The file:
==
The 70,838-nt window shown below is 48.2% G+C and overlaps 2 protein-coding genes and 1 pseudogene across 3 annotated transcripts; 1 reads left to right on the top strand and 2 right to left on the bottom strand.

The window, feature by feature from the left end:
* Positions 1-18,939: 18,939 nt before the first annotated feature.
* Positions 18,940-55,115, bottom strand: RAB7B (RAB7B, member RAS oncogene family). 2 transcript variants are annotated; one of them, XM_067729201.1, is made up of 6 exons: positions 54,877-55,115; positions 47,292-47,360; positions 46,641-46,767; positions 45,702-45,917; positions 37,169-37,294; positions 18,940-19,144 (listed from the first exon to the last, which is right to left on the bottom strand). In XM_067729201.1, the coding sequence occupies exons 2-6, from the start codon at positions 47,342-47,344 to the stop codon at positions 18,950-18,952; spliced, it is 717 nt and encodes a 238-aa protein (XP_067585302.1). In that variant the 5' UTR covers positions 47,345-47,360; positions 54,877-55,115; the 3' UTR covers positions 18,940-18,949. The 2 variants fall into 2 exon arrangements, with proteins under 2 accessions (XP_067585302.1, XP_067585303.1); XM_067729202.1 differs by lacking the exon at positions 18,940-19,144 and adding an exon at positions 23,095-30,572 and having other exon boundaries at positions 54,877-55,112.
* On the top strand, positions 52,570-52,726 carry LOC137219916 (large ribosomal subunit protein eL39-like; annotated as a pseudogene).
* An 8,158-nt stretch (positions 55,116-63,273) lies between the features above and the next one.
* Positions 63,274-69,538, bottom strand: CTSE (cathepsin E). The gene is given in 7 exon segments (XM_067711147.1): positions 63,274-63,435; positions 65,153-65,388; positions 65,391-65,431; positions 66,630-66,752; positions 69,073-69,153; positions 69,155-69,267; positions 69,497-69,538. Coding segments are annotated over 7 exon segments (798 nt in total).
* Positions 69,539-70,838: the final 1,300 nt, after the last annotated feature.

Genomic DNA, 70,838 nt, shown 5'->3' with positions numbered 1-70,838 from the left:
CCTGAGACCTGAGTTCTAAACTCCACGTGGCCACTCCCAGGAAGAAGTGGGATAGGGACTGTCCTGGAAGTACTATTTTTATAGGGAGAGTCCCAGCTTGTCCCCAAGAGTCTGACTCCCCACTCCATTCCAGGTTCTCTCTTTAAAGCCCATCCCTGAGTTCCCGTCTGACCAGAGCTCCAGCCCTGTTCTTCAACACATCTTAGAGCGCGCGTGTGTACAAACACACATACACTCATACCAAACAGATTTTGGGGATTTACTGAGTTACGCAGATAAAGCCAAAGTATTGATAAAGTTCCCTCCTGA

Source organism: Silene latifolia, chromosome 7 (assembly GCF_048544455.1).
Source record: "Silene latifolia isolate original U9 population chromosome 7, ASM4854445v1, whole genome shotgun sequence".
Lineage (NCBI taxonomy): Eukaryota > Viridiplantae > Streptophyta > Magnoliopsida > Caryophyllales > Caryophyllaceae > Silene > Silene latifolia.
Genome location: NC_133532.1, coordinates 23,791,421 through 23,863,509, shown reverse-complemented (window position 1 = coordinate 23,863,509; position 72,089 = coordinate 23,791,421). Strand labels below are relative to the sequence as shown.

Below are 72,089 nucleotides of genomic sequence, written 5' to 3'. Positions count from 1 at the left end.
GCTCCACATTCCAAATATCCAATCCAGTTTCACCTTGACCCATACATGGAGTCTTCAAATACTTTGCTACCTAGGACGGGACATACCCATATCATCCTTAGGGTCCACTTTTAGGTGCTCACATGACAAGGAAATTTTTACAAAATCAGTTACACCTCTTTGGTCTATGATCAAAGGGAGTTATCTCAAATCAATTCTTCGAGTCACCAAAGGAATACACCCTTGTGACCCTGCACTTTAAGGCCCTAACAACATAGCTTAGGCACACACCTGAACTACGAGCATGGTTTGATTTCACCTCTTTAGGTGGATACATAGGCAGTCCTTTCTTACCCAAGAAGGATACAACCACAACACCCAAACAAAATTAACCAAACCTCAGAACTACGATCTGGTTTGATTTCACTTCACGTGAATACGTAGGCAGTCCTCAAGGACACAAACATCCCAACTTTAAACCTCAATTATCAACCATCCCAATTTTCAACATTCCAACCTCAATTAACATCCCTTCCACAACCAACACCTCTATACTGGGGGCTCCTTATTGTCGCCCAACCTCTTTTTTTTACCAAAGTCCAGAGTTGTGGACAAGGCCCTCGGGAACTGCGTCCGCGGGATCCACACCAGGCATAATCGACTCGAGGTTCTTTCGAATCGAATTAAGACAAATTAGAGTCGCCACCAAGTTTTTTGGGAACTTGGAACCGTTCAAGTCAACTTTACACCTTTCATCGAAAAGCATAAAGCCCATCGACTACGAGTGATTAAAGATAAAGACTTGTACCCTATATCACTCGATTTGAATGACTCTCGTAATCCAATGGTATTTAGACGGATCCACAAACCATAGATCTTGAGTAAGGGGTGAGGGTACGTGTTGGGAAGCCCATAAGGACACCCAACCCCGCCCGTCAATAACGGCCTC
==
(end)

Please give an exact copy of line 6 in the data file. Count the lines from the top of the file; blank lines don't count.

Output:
* An 8,158-nt stretch (positions 55,116-63,273) lies between the features above and the next one.